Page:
WITH GRASS and undergrowth tinder-dry after the hot weather, fire is a hazard to forestry.Hundreds of acres of woodland are destroyed every year, often through carelessness on the part of campers or picnickers. But fire is also used as a management tool, not least in the American national parks, where blazes started by lightning strikes are often left to run their course. In stands of giant redwoods, for instance, a fast- moving fire burns away the litter of dead branches on the forest floor without harming the mature trees, which are protected by their bark. With the ground cleared and light let in, falling seeds can germinate.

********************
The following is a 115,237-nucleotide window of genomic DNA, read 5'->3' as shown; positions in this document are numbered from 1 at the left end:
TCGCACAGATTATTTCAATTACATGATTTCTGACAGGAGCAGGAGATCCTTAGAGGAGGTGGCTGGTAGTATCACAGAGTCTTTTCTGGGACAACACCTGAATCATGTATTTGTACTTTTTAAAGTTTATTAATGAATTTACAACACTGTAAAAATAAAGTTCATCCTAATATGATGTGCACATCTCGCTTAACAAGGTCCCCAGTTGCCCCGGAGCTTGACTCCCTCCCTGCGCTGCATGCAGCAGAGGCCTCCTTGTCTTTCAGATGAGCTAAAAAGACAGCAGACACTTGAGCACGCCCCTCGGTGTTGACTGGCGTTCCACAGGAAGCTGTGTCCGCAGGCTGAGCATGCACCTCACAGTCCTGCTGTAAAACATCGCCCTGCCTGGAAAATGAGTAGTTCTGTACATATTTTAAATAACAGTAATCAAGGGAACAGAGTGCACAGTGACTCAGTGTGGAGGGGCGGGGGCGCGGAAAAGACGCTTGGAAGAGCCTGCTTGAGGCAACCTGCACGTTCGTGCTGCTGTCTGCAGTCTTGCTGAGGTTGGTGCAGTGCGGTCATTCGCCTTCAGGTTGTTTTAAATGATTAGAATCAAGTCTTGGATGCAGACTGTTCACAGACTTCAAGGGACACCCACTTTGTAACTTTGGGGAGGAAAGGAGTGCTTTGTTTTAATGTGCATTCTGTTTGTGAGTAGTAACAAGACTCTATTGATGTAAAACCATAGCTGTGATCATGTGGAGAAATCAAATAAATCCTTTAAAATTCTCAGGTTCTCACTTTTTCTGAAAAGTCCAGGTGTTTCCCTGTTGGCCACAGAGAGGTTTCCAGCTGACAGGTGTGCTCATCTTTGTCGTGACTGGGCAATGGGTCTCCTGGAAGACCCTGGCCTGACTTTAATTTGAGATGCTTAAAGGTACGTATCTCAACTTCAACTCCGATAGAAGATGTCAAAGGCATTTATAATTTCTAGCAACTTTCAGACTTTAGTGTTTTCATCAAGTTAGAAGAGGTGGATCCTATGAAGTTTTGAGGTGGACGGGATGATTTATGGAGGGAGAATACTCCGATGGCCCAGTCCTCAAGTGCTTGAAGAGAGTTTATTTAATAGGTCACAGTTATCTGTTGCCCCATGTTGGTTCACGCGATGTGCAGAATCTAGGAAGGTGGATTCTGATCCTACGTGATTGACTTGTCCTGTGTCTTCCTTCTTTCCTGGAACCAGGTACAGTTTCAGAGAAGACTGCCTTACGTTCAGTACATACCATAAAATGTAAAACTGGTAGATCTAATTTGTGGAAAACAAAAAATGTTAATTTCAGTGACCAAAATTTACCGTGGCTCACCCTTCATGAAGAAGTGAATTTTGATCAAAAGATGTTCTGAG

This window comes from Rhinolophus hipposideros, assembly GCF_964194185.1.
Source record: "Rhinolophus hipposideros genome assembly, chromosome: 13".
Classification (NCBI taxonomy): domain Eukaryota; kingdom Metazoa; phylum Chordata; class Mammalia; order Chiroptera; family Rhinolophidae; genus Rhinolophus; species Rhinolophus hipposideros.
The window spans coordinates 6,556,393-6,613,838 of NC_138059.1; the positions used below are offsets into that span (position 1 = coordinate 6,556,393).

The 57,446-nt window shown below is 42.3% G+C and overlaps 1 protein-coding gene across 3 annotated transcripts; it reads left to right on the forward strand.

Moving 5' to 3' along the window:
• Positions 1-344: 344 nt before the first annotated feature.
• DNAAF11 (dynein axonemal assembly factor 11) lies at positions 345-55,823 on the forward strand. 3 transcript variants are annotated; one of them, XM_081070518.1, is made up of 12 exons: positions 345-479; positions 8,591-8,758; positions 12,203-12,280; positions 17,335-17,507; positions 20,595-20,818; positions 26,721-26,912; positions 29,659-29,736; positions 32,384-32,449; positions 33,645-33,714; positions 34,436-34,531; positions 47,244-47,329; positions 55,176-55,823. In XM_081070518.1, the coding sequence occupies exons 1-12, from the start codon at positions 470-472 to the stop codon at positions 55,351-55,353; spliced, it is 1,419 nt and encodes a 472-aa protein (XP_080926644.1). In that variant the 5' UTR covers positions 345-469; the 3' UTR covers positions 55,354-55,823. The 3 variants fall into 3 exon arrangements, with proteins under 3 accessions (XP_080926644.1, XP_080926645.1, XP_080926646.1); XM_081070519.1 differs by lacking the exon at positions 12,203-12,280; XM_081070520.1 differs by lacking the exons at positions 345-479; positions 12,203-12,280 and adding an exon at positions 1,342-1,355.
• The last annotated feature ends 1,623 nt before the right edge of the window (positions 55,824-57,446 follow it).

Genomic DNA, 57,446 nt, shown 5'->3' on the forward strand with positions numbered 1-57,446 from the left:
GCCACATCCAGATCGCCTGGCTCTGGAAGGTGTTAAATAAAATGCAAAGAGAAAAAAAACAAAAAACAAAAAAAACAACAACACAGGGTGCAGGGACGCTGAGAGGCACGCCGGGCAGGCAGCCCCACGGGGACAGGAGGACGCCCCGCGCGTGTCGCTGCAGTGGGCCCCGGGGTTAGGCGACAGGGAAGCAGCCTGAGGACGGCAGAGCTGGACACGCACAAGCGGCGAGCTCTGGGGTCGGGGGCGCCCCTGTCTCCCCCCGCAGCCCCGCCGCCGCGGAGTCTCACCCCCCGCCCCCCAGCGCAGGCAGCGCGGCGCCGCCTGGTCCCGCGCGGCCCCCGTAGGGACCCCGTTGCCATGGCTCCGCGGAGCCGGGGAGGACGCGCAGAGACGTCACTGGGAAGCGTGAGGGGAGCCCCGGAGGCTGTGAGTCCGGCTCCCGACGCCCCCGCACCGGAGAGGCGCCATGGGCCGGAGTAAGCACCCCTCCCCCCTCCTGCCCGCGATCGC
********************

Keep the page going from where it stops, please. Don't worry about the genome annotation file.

On grouse moors in northern England and Scotland gamekeepers regenerate the heather by burning off strips of old growth in early spring. Their aim is to produce a mosaic of patches with different ages: young shoots for the birds to feed on; longer plants to give them cover. The operation needs to be controlled, because the fire can easily go down into the roots of the heather, which contains inflammable oil, and travel considerable distances underground, before bursting into life elsewhere.